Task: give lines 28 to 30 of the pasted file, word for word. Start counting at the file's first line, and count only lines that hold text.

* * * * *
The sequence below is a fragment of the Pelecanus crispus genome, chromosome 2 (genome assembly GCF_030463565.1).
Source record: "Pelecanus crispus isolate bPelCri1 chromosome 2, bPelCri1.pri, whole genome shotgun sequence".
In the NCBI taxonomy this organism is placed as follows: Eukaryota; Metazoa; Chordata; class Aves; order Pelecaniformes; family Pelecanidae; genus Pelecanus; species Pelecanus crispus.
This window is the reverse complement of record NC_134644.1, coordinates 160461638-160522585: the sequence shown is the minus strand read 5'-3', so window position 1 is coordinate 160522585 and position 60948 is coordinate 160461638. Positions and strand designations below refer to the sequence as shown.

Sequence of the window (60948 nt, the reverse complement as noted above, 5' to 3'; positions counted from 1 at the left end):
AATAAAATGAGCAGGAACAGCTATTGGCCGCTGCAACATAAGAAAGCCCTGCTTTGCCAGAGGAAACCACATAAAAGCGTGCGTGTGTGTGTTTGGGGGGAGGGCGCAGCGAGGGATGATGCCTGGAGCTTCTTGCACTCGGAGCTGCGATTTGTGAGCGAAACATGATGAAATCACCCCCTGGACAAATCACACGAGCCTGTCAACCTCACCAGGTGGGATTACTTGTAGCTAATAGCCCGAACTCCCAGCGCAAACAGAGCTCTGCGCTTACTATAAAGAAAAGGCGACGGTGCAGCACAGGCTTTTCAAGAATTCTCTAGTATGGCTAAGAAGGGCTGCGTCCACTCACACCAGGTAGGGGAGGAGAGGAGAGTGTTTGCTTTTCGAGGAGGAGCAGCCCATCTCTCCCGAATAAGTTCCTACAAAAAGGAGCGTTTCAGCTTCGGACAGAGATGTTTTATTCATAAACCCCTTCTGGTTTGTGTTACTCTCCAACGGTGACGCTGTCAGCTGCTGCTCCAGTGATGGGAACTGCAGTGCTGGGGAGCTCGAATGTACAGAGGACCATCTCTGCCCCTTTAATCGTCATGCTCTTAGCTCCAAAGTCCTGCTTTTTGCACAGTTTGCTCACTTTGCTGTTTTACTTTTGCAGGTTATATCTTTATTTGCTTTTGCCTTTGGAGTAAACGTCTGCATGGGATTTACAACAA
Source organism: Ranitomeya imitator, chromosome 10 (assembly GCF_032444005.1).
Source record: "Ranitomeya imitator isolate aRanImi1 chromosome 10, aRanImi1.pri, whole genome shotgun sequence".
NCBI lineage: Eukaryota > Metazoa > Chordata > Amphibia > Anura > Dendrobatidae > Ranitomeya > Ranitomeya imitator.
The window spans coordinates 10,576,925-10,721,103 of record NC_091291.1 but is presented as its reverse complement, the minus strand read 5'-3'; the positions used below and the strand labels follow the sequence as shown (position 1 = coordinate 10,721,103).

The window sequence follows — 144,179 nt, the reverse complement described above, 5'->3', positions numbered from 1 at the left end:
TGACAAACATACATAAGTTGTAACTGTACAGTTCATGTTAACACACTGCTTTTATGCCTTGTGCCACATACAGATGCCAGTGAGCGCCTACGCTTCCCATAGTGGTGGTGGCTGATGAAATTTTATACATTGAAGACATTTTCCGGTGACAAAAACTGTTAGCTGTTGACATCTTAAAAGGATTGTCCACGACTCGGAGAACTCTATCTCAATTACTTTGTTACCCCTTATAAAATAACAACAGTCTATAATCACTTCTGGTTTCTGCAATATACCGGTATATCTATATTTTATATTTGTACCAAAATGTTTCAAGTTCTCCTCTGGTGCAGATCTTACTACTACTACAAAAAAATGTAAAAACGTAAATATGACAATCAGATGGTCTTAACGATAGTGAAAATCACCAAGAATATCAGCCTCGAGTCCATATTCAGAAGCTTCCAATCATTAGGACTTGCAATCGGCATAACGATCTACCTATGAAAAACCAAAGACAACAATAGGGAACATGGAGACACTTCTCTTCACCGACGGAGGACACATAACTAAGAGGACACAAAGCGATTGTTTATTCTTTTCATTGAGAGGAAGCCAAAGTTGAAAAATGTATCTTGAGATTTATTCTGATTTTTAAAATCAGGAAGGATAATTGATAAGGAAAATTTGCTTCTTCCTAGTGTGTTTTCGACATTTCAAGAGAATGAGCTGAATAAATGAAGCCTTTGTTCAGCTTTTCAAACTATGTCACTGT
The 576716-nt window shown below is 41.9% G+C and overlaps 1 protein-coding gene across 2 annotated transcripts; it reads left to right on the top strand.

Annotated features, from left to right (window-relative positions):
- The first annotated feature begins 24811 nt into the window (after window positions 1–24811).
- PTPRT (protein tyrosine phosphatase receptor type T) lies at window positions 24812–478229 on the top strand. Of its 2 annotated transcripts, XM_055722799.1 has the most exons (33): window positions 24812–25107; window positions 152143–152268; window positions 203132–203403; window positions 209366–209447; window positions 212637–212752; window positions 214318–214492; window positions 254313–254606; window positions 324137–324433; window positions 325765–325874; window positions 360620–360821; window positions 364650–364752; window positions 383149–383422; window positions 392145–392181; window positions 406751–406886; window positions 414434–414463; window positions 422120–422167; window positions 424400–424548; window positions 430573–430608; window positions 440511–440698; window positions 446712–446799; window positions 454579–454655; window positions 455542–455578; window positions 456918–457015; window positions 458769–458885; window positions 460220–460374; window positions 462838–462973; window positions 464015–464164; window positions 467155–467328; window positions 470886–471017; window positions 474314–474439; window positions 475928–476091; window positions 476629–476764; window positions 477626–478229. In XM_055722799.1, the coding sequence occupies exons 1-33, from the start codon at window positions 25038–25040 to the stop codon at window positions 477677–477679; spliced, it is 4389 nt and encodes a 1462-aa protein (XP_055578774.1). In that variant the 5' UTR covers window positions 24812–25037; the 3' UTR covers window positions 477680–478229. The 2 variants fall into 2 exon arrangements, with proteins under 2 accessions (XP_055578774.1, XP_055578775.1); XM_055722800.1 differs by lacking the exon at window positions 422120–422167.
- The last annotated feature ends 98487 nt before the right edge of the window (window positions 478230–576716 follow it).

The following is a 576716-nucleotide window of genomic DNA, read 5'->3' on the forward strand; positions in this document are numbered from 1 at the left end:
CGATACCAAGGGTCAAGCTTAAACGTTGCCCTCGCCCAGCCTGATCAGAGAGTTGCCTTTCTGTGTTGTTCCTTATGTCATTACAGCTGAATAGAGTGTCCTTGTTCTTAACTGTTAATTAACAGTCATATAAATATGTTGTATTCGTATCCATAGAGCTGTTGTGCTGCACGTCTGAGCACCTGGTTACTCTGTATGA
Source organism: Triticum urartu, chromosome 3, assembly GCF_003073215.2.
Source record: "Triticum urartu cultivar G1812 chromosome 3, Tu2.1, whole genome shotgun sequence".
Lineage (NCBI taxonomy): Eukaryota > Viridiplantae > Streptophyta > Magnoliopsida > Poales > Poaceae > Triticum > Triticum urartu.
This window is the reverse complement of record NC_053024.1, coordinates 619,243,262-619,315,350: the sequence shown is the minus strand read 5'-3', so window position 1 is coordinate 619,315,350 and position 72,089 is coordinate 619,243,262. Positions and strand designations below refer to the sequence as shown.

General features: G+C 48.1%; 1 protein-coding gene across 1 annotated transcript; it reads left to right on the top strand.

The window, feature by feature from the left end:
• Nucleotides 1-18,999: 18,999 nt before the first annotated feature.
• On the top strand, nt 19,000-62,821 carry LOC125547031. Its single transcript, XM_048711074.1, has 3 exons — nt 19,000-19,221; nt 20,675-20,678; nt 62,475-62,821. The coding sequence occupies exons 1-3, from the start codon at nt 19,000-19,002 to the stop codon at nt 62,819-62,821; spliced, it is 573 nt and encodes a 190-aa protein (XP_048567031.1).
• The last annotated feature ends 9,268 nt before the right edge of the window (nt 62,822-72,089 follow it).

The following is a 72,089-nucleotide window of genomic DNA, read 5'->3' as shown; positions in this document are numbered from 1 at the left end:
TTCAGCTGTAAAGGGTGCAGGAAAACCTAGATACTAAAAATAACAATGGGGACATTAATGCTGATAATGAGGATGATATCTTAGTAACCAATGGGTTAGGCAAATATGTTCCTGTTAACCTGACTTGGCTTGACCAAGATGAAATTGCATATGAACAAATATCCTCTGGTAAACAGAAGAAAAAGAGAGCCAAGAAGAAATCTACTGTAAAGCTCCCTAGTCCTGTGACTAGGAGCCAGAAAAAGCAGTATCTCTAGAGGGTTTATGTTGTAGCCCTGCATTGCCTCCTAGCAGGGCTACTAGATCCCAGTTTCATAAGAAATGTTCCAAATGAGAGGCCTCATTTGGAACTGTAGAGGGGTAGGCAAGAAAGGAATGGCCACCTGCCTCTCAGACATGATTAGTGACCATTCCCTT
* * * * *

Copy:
• The last annotated feature ends 9,268 nt before the right edge of the window (nt 62,822-72,089 follow it).

The following is a 72,089-nucleotide window of genomic DNA, read 5'->3' as shown; positions in this document are numbered from 1 at the left end:
TTCAGCTGTAAAGGGTGCAGGAAAACCTAGATACTAAAAATAACAATGGGGACATTAATGCTGATAATGAGGATGATATCTTAGTAACCAATGGGTTAGGCAAATATGTTCCTGTTAACCTGACTTGGCTTGACCAAGATGAAATTGCATATGAACAAATATCCTCTGGTAAACAGAAGAAAAAGAGAGCCAAGAAGAAATCTACTGTAAAGCTCCCTAGTCCTGTGACTAGGAGCCAGAAAAAGCAGTATCTCTAGAGGGTTTATGTTGTAGCCCTGCATTGCCTCCTAGCAGGGCTACTAGATCCCAGTTTCATAAGAAATGTTCCAAATGAGAGGCCTCATTTGGAACTGTAGAGGGGTAGGCAAGAAAGGAATGGCCACCTGCCTCTCAGACATGATTAGTGACCATTCCCTT